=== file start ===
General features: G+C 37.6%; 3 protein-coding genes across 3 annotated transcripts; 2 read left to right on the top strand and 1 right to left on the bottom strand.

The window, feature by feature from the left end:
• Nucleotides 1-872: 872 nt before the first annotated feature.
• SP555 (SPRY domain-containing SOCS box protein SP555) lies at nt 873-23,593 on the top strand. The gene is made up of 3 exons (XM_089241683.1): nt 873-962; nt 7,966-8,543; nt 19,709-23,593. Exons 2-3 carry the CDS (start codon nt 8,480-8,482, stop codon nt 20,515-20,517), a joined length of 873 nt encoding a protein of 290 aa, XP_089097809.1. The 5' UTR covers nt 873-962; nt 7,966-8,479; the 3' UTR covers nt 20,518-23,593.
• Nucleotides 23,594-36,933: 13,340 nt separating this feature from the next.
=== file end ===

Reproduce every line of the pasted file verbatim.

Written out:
General features: G+C 37.6%; 3 protein-coding genes across 3 annotated transcripts; 2 read left to right on the top strand and 1 right to left on the bottom strand.

The window, feature by feature from the left end:
• Nucleotides 1-872: 872 nt before the first annotated feature.
• SP555 (SPRY domain-containing SOCS box protein SP555) lies at nt 873-23,593 on the top strand. The gene is made up of 3 exons (XM_089241683.1): nt 873-962; nt 7,966-8,543; nt 19,709-23,593. Exons 2-3 carry the CDS (start codon nt 8,480-8,482, stop codon nt 20,515-20,517), a joined length of 873 nt encoding a protein of 290 aa, XP_089097809.1. The 5' UTR covers nt 873-962; nt 7,966-8,479; the 3' UTR covers nt 20,518-23,593.
• Nucleotides 23,594-36,933: 13,340 nt separating this feature from the next.